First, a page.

West current depending on force and duration of E winds; weather generally clear.
West and SW current; generally a gale or cyclonic storm.
Cessation of the strong tides of the Hugli River; fogs in January in morning.
Thick fogs in morning; floods strong in the Hugli River toward end of month.
Flood tide occasionally accompanied by bore; sometimes a gale or cyclonic storm in April or May.
In June, the “chota bursat” or small rain, generally lasts two weeks.
Freshets in the river, much swell in Eastern Channel.
Strong W current at the Sandheads.
Seaward of the Sundarbans, there are strong rotatory currents. During the rising tide, the tidal current commences by setting W and gradually turns through N to NE.
During the falling tide, it commences by setting E and gradually turns through S to SW.
At the Sandheads there is a strong W current in August; during September, after the cessation of the Southwest Monsoon, the W current depends on the force and duration of the E winds; in October, there is a W and SW current. During cyclonic weather, a strong W set of 2 to 5 knots is experienced.
During W gales, an E set of 1 to 2 knots develops.
Tides at the Sandheads and in Sagar Roads are semidiurnal.
Sagar Tidal Semaphore, displaying day and night signals, lies about 0.5 mile SSW of Sagar Island Light. Dublat Mark lies on Sidney Point, the SE extremity of Sagar Island.
In Eastern Channel, the tidal currents set, when not influenced by the wind here after:
The maximum velocities range from 2 to 3 knots at springs, and 1 to 1.5 knots during neaps, following the direction of the channel.
Eastern Sea Reef (21°14'N., 88°03'E.), with depths of 0.6 to 4.9m, has its S extremity about 29 miles S of Sagar Island Light. This reef extends S from Lower Long Sand, a drying shoal with its N end about 4.5 miles SSW of Sagar Island Light. A shoal, with depths of 0.6 to 4.9m, extends about 26 miles SSE from New Island (21°33'N., 88°11'E.). During the Southwest Monsoon, the sea breaks heavily over the S end of this shoal.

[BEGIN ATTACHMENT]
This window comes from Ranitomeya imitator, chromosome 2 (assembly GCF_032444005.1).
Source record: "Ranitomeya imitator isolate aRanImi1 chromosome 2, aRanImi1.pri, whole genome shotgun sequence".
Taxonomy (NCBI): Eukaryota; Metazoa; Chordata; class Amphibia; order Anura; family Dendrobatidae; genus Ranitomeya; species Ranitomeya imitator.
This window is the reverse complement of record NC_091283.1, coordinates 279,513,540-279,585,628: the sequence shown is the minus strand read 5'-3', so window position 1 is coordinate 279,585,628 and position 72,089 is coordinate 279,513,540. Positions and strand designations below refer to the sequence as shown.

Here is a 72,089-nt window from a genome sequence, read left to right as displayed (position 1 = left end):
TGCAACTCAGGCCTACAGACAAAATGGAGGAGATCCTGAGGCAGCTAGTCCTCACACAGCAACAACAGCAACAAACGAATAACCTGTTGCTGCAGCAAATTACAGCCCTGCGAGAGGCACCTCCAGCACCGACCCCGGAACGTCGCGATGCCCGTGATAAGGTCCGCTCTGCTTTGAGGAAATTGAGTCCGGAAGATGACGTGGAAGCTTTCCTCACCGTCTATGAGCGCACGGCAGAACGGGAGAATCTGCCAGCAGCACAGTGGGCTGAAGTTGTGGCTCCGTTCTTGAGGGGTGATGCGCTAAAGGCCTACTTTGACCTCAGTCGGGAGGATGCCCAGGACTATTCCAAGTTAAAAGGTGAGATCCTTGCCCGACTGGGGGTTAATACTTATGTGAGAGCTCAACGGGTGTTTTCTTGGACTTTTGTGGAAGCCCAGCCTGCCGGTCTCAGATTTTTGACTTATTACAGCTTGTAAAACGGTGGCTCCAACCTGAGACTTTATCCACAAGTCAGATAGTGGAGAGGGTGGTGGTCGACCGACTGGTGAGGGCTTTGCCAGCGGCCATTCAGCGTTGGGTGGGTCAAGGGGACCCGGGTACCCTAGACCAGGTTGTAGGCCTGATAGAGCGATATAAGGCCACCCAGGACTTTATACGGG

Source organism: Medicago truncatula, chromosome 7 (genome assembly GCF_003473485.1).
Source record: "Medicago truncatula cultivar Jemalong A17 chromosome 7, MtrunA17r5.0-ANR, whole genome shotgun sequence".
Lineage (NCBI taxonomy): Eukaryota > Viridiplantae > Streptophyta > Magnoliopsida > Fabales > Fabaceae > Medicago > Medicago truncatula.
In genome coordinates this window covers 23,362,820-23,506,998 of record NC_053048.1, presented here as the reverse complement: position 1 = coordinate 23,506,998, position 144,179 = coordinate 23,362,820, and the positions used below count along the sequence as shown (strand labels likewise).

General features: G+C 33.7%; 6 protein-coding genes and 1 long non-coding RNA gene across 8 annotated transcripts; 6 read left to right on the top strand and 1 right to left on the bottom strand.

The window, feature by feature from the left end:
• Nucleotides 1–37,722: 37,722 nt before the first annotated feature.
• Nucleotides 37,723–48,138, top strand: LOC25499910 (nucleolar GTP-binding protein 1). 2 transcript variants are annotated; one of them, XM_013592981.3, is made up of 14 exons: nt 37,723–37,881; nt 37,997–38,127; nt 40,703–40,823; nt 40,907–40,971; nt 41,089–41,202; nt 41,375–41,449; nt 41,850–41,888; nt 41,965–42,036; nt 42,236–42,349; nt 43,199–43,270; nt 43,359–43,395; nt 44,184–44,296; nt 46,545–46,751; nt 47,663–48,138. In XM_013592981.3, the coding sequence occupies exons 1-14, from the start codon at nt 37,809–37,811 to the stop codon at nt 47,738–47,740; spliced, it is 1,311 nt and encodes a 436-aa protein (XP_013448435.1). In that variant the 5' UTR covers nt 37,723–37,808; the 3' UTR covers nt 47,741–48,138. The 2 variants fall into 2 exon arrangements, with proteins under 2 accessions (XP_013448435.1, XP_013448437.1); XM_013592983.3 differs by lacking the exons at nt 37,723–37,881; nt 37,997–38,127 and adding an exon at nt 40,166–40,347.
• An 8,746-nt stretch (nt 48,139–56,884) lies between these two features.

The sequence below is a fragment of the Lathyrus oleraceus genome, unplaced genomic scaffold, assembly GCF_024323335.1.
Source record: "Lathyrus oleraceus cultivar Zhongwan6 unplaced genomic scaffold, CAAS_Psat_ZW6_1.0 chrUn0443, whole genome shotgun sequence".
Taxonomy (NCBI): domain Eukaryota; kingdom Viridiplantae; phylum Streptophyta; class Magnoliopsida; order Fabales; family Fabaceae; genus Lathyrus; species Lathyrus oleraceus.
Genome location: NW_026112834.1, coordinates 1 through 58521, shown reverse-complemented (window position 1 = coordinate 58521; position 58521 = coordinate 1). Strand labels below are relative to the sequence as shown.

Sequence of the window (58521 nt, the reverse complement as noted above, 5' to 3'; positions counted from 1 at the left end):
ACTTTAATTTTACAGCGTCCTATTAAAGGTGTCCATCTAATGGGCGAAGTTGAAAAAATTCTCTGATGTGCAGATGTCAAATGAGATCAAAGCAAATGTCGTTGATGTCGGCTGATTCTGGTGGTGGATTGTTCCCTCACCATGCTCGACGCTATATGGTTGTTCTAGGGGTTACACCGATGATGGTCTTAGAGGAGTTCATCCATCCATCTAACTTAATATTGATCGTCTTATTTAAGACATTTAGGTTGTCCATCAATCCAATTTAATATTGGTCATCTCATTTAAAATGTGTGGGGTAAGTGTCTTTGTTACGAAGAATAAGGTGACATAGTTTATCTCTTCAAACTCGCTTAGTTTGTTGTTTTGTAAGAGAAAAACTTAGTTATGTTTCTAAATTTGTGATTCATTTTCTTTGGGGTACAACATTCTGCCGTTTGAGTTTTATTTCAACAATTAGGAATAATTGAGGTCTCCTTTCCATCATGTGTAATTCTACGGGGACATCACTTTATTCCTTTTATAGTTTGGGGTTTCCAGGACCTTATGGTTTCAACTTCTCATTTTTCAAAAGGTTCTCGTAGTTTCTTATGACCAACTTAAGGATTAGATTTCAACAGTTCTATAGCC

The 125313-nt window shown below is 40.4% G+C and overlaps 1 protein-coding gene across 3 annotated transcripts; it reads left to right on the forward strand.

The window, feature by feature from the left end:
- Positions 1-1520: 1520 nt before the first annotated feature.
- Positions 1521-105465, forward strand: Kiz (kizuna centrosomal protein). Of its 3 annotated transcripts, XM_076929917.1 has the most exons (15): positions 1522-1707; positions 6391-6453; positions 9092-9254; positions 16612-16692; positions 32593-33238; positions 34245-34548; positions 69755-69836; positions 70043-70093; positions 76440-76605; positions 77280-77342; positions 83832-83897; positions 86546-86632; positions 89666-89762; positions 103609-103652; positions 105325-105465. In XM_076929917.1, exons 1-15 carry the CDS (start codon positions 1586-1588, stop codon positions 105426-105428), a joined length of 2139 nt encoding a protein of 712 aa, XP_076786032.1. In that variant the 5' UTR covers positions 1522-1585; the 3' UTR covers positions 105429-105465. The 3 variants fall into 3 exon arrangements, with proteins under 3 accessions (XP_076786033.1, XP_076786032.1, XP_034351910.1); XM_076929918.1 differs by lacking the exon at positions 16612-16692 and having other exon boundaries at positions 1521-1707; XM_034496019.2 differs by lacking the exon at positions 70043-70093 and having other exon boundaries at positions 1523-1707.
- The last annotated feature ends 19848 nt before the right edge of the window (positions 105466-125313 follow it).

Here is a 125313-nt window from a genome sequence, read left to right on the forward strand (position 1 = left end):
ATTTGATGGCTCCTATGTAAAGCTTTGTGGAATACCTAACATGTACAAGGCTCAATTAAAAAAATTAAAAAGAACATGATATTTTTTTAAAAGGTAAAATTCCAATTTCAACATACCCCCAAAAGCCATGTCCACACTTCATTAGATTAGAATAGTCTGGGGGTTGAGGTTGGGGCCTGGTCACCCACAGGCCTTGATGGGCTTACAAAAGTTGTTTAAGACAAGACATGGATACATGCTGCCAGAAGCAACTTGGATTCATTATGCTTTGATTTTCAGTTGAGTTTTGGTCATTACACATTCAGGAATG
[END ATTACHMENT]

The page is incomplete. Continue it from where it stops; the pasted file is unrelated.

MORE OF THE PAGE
Middle Ground, with depths of 1.2 to 5.5m, lies between Western Sea Reef and Eastern Sea Reef. Depths over this shoal range from a drying patch on its N end to a depth of 5.2m over its S end. This shoal breaks heavily during the Southwest Monsoon.
Lower Gasper Light Vessel (21°21.9'N., 88°09.6'E.) has a red hull with one mast surmounted by a topmark.
A similar breaking shoal, with depths of 0.6 to 5.5m, lies between
Eastern Sea Reef and the previously-described shoal which extends SSE from New Island.
Eastern Channel, with Gasper Channel, its N extension, lies between Eastern Sea Reef and the shoal to the E which extends about 26 miles SSE from New Island. Sagar Roads is entered N of this latter channel. Both Gasper Channel and Sagar Roads are marked by lighted buoys. A number of dangerous wrecks, marked by buoys, are encountered at the junction of the two fairways.
Western Channel lies between Western Sea Reef and Eastern Sea Reef, and leads into Beaumont’s Gut, which leads into Sagar Roads.
Upper Long Sand (21°34'N., 87°57'E.), a drying bank about 5 miles long, lies with its upper end about 5.3 miles SW of Sagar Island Light. A narrow shoal, with depths of 1.8 to 4.6m, extends 10.5 miles S from Upper Long Sand and then curves NE to join the upper part of Eastern Sea Reef.
Mizen Sand, a small drying bank, lies about 2.3 miles N of Upper Long Sand; Tigris Sand lies about 1 mile farther N.
Lighted Buoy LWA is moored close off the NE end of Mizen Sand. Lighted Buoy AD is moored close off the E side of Tigris Sand, 2 miles NNW of Lighted Buoy LWA.
Auckland Bar (21°45'N., 87°59'E.) has depths of over 4.6m.
A passage from Auckland Bar to Haldia Port is made through Jellingham Channel, marked by lighted buoys.
In 1986, it was reported that sand banks and islands SW of Aguimari Char (22°00'N., 88°08'E.) were to have been washed away to form a crossing to run from Jellingham Channel to Rangafala Channel, lying E of Aguimari Char. This connecting channel will allow an alternate route to Kulpi Roads and Calcutta, a detour from Haldia Channel. In 1988, Rangafala Channel was marked by lighted buoys. In 1989, it was reported that vessels make passage through Rangafala Crossing SSW of Aguimari into Rangafala Channel.
Middleton Bar (21°36'N., 88°03'E.), which dries 1.2m near its S end, lies centered about 3.3 miles S of Sagar Island Light, on the W side of Gaspar Channel. North of Middleton Bar a narrow shoal, with depths of less than 3m, extends about 4 miles N to join the drying coastal flat about 2 miles N of Sagar Island Light. A drying bank lies on this shoal about 1.5 miles WSW of the same lighthouse.